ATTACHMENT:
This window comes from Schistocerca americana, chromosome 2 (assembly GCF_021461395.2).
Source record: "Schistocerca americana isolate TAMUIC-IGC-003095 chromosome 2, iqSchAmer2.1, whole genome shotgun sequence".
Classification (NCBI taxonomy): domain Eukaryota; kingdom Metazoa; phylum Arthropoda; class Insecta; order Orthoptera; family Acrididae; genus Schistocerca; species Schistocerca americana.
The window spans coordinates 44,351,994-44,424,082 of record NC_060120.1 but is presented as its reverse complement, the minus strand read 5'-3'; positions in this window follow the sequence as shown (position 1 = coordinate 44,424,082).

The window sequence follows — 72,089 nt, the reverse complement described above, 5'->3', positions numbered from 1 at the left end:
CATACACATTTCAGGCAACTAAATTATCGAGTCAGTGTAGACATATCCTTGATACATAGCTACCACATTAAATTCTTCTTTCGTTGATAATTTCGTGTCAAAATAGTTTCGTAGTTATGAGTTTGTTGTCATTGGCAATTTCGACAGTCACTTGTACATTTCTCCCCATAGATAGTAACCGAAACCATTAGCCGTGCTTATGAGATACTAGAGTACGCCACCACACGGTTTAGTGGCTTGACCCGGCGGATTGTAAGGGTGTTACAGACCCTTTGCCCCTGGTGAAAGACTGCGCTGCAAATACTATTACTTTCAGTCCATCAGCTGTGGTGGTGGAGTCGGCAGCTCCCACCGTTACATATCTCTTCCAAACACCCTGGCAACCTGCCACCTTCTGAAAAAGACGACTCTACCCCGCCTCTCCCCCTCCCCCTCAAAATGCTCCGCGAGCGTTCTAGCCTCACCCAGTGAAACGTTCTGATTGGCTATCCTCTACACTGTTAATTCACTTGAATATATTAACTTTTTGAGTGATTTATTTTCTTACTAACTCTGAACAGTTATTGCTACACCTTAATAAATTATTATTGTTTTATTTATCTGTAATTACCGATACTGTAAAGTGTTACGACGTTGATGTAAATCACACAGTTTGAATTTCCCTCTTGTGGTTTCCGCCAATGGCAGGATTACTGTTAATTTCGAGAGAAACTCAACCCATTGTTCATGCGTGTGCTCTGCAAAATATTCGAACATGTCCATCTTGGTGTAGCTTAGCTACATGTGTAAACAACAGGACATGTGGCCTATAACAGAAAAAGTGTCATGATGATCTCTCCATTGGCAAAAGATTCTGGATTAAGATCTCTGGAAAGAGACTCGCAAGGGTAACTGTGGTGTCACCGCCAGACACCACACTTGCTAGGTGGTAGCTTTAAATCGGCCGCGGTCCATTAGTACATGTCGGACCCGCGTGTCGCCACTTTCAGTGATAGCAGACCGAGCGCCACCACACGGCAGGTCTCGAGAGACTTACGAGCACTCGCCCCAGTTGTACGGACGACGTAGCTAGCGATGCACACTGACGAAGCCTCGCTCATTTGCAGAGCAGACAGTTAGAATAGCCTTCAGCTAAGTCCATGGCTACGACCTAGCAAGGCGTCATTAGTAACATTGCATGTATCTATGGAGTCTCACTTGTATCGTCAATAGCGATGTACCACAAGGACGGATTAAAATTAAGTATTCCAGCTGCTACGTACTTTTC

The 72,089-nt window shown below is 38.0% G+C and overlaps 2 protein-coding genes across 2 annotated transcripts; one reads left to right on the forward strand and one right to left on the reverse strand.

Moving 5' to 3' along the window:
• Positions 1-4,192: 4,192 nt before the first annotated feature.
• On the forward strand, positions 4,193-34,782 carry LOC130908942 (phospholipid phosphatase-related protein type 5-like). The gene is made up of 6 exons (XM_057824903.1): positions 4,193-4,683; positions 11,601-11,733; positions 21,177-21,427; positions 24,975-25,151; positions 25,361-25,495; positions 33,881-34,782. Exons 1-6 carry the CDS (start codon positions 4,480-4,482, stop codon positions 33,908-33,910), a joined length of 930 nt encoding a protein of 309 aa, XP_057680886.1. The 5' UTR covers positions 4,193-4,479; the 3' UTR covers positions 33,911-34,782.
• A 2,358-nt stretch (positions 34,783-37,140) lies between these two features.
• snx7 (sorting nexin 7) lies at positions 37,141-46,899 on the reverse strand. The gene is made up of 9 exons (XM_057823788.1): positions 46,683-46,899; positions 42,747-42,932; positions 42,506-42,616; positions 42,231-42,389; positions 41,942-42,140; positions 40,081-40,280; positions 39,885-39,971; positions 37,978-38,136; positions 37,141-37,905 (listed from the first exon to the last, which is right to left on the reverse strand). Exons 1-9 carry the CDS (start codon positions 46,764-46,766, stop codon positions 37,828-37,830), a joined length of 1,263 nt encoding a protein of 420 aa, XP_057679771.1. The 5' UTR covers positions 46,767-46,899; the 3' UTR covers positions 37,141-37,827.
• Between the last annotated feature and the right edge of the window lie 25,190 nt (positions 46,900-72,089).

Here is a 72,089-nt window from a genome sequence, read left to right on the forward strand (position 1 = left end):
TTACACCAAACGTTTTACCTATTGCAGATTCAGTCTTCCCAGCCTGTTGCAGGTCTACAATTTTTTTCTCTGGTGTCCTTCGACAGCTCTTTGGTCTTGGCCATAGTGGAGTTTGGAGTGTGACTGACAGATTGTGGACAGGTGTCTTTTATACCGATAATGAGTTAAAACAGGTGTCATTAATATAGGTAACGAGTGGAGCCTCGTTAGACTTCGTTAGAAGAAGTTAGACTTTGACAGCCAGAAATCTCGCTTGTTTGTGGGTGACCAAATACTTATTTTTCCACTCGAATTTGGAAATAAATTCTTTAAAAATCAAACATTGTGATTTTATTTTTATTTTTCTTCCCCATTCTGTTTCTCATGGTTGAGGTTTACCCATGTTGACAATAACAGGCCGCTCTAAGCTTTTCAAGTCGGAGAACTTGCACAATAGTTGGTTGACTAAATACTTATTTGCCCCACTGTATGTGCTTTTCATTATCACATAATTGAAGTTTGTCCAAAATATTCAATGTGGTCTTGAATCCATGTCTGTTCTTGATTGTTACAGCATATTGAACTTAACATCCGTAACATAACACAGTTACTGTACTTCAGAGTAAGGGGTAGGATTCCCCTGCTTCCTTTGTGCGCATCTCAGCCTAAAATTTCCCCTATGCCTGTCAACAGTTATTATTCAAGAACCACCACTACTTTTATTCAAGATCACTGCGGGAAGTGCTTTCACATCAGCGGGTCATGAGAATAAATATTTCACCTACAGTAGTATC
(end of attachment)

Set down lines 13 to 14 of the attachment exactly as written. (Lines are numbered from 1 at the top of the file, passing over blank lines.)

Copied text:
• Between the last annotated feature and the right edge of the window lie 25,190 nt (positions 46,900-72,089).

Here is a 72,089-nt window from a genome sequence, read left to right on the forward strand (position 1 = left end):